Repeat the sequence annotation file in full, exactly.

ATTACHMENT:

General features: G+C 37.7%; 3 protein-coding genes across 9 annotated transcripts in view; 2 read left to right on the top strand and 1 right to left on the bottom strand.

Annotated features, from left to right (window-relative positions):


General features: G+C 37.7%; 3 protein-coding genes across 9 annotated transcripts in view; 2 read left to right on the top strand and 1 right to left on the bottom strand.

Annotated features, from left to right (window-relative positions):